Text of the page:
ThereforeR = _{ }u_{x}T_{ }(31)
We can find T by considering the vertical motion.
Vertical motion When the ball lands on the ground at the end of the flight t = T and the final vertical displacement is s_{y} = 0. So, upon substituting s_{y} = 0 and t = T into
s_{y} = u_{y}t − ½ gt^{2}(20)
we have
0 = u_{y}T − ½ gT^{ 2} = T_{ }(u_{y}− ½ gT)
This is a quadratic equation and therefore has two solutions. i These are
$T = 0 \quad\text{and}\quad T = \dfrac{2u_y}{g} = \rm \dfrac{2 \times 17.3\,m\,s^{1}}{9.81\,m\,s^{2}} = 3.53\,s$(32)
The first solution, T = 0, is the time the ball leaves the cannon; the second solution corresponds to the ball hitting the ground again and this is the time we need to find the range R.
Now that we have found the time of flight we can substitute this value for T into Equation 31,
R = _{ }u_{x}T_{ }(Eqn 31)
giving R = _{ }u_{x}T_{ } = 10 m s^{−1} × 3.53 s = 35.3 m. When the ball is at its maximum height, s_{y} = h, and the vertical component of velocity is momentarily zero, so v_{y} = 0. We can substitute these values into Equation 21,
υ_{y}^{2} = s_{y}^{2} − 2gs_{y}(Eqn 21)
to give the maximum height
0 = u_{y}^{2}− 2gh
i.e.$h = \dfrac{u_y^2}{2g} = \rm \dfrac{(17.3\,m\,s^{1})^2}{2\times 9.81\,m\,s^{2}} = 15.3\,m$
Now apply this strategy yourself to the next two questions.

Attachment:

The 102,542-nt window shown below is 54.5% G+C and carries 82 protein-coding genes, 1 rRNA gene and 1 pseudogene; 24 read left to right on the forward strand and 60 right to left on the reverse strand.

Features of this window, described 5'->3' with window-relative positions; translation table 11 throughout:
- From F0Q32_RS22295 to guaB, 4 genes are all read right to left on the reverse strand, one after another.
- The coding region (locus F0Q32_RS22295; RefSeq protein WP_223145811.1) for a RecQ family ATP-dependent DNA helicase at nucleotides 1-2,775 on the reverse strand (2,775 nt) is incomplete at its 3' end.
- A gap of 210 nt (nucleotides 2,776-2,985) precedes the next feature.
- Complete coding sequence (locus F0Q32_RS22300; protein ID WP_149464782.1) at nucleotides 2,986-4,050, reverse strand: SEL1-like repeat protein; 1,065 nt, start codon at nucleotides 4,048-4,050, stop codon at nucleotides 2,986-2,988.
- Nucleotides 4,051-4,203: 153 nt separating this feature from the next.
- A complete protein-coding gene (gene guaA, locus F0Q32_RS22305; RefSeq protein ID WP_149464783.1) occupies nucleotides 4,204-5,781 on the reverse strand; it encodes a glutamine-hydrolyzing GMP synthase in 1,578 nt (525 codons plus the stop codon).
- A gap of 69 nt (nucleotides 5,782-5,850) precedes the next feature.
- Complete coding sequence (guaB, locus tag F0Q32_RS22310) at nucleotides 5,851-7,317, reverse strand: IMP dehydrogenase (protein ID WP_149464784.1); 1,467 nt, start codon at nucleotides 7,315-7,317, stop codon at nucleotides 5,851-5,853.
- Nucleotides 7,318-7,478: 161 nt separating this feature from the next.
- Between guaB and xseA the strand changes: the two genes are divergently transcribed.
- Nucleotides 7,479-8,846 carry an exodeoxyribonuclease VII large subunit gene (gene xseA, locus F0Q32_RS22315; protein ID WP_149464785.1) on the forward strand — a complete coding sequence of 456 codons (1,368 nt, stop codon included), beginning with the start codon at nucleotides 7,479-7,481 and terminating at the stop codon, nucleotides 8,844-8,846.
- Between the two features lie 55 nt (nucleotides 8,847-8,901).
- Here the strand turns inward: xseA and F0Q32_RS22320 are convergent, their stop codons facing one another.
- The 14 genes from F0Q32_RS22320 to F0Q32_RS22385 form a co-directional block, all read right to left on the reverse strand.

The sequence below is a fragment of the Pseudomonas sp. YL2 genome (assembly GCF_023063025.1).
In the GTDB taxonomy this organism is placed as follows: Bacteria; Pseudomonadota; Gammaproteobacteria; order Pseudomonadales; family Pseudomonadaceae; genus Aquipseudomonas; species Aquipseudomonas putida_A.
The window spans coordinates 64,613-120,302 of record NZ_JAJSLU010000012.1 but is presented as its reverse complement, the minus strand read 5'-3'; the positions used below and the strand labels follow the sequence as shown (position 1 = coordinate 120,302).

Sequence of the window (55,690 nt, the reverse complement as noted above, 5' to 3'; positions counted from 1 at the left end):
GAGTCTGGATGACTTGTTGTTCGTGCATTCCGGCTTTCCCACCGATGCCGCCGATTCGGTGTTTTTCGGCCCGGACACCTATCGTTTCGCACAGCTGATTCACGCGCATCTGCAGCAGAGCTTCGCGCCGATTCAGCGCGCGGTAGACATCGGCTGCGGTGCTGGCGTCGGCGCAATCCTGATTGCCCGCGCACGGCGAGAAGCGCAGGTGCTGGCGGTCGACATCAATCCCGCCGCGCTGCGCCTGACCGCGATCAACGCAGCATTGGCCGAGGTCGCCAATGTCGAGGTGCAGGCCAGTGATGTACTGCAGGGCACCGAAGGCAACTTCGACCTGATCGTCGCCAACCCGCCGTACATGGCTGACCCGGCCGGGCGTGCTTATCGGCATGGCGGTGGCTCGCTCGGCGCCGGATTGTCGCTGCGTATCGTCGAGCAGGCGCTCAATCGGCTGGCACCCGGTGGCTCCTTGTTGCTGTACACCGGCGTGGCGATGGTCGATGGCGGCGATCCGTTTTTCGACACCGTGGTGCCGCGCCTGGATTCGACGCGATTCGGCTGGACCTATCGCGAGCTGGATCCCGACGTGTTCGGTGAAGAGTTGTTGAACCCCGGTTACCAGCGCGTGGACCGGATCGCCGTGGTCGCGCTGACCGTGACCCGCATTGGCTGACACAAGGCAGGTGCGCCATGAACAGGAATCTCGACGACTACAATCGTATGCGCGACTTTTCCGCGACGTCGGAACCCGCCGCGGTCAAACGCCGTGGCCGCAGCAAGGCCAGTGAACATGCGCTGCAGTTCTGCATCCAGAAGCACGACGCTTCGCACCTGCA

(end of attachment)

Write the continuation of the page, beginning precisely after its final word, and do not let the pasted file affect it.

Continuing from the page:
Question T8
A cannon standing on the top of a cliff, 40 m high, fires a cannonball horizontally out to sea with a muzzle speed of 140 m s^{−1}. How far out to sea does the ball go? (Assume g = 9.81 m s^{−2}).
Answer T8
Since the cannonball is fired horizontally, the horizontal and vertical components of the initial velocity, u_{x}and u_{y} are, respectively,
u^{x} = 140 m s^{−1} and u^{y} = 0 m s^{−2}
The horizontal motion is given by:
s_{y} = u_{y}t(Eqn 17)
So, if the time of flight is T and the range is R, we have
R = u_{y}T
We can find T from the vertical motion:
The cannonball lands 40 m below the point of projection, therefore the vertical displacement, s_{x}, at this point is −40 m and the time t = T.
If we use s_{y} = u_{y}t − ½ gt^{2}(Eqn 20)
with u_{y} = 0, we find
$T^2 = \dfrac{2s_y}{g} = \rm \dfrac{8\,m}{9.81\,m\,s^{2}}$
If we ignore the negative root, we find T = 2.86 s.
If we use this value of T in the equation for the range, we find the range out to sea is
R = u_{x}T = 140 m s^{−1} × 2.86 s = 400 m.
Question T9
A golf ball is hit on level ground so that it leaves the ground with an initial velocity of 40.0 m s^{−1} at 30° above the horizontal. Find the greatest height reached by the ball, the total time of flight of the ball and the range of the shot. Neglect air resistance and assume g = 9.81 m s^{−2}.